Variability and spatial modeling of fine-scale precipitation data for the Sonoran Desert of south-west Arizona

Andrew C. Comrie, Bill Broyles

Research output: Contribution to journalArticlepeer-review

28 Scopus citations


We present a unique new set of high spatial resolution precipitation data from a storage gauge network, for the sparsely observed northern Sonoran desert in south-west Arizona. We examine the nature and causes of the highly complex seasonal and spatial variability in the data, using fine-scale maps developed via spatial modeling and interpolation. These high-resolution maps had explained variances approaching 1.00, and precipitation errors of about 1% in winter and about 10% in summer. Seasonal precipitation ranges from near zero to almost 15 in across the area, and shows high interannual variability. Localized convectional processes lead to summer anomalies that are more spatially complex than in winter when broad-scale synoptic and frontal processes cause precipitation. In general, summer and winter precipitation variability are tied to meridional-zonal shifts and east-west movement of the respective anticyclone or trough pattern over the region. Statistical links between major weather stations in the region and precipitation across the area are spatially inconsistent, especially in the west.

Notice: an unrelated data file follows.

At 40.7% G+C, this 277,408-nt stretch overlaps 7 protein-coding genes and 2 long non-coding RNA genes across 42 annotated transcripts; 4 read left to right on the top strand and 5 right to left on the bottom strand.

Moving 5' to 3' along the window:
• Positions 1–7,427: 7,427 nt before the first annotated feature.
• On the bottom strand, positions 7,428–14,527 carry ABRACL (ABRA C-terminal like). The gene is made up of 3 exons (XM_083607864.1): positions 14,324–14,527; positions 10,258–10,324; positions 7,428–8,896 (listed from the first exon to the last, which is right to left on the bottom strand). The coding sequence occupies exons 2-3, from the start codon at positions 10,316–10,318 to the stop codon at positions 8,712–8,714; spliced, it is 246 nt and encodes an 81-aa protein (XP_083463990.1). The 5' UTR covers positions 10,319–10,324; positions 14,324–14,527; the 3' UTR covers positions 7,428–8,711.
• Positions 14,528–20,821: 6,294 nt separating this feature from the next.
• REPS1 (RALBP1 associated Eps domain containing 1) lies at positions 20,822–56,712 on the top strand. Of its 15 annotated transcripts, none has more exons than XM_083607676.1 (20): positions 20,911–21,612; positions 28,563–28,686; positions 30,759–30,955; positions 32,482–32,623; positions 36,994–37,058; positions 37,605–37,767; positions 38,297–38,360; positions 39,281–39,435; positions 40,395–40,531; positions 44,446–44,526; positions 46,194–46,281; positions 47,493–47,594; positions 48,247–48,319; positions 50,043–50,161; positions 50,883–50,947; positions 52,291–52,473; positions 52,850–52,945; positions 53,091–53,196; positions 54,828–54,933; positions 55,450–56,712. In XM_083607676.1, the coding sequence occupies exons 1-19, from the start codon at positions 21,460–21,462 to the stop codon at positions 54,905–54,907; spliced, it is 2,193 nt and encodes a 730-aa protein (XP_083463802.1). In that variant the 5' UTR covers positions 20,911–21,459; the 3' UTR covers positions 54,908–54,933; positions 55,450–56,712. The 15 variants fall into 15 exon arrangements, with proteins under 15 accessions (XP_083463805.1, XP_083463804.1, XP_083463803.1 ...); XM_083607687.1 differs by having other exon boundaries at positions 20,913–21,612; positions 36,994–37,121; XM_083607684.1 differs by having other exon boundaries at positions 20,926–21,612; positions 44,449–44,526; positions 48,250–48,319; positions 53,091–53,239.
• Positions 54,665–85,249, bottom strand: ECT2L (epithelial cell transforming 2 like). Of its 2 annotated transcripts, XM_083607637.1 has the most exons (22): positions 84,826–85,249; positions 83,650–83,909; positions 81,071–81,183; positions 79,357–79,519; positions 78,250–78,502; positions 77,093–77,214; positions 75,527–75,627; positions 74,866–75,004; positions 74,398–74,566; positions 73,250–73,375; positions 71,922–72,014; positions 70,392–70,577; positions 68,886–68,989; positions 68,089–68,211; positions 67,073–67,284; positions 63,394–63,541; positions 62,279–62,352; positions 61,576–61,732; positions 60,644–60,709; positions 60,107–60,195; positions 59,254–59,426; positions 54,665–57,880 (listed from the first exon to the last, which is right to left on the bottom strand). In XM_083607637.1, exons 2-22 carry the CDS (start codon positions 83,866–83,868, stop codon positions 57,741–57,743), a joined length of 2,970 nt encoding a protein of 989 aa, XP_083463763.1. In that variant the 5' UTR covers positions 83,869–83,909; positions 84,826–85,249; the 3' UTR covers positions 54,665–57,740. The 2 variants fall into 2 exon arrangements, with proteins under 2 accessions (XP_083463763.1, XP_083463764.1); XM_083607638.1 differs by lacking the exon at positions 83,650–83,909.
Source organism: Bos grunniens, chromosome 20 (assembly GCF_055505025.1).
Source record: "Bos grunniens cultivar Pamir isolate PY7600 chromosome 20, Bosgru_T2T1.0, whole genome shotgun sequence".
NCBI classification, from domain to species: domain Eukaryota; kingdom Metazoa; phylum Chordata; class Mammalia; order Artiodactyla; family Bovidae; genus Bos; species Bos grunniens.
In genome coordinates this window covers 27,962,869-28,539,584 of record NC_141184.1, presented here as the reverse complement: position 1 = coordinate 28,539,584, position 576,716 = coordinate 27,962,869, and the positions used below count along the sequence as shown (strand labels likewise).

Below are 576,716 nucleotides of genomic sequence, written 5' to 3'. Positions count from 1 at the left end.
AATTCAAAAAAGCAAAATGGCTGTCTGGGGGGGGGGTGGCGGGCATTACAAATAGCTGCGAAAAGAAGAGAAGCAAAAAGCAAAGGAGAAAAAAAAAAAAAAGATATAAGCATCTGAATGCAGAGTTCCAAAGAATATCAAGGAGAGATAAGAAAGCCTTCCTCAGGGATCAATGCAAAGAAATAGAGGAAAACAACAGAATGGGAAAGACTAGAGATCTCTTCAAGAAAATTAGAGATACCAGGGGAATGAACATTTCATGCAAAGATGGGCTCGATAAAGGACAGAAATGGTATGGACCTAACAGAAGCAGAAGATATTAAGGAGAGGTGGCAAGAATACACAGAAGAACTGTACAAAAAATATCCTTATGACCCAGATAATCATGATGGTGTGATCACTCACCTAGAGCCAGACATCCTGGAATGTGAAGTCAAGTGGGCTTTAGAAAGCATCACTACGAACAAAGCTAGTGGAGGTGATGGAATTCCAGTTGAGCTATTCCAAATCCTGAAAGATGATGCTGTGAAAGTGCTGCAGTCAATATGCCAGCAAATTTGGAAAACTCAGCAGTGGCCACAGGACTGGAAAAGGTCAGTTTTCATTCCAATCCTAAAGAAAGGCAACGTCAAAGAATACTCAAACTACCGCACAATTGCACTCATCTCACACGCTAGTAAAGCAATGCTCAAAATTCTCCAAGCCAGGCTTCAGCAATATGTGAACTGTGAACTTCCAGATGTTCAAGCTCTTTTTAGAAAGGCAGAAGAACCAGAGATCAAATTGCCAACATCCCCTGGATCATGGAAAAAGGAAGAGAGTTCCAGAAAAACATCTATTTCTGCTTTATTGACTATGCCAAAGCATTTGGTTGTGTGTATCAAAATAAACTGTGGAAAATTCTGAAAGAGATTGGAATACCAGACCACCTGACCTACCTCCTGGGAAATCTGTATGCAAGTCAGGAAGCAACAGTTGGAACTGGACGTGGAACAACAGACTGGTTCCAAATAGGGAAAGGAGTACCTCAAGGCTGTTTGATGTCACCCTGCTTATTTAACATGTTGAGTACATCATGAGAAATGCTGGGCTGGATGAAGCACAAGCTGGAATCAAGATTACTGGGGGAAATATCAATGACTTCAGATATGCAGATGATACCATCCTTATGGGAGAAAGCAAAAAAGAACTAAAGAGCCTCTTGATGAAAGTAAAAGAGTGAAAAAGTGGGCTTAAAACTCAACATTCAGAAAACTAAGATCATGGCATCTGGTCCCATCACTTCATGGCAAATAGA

Original languageEnglish (US)
Pages (from-to)573-592
Number of pages20
JournalJournal of Arid Environments
Issue number4
StatePublished - Apr 2002


  • Climate
  • El Nino
  • Gridded rainfall
  • North American monsoon
  • Precipitation variability
  • Southwest United States
  • Terrain modeling

ASJC Scopus subject areas

  • Ecology, Evolution, Behavior and Systematics
  • Ecology
  • Earth-Surface Processes


Dive into the research topics of 'Variability and spatial modeling of fine-scale precipitation data for the Sonoran Desert of south-west Arizona'. Together they form a unique fingerprint.

Cite this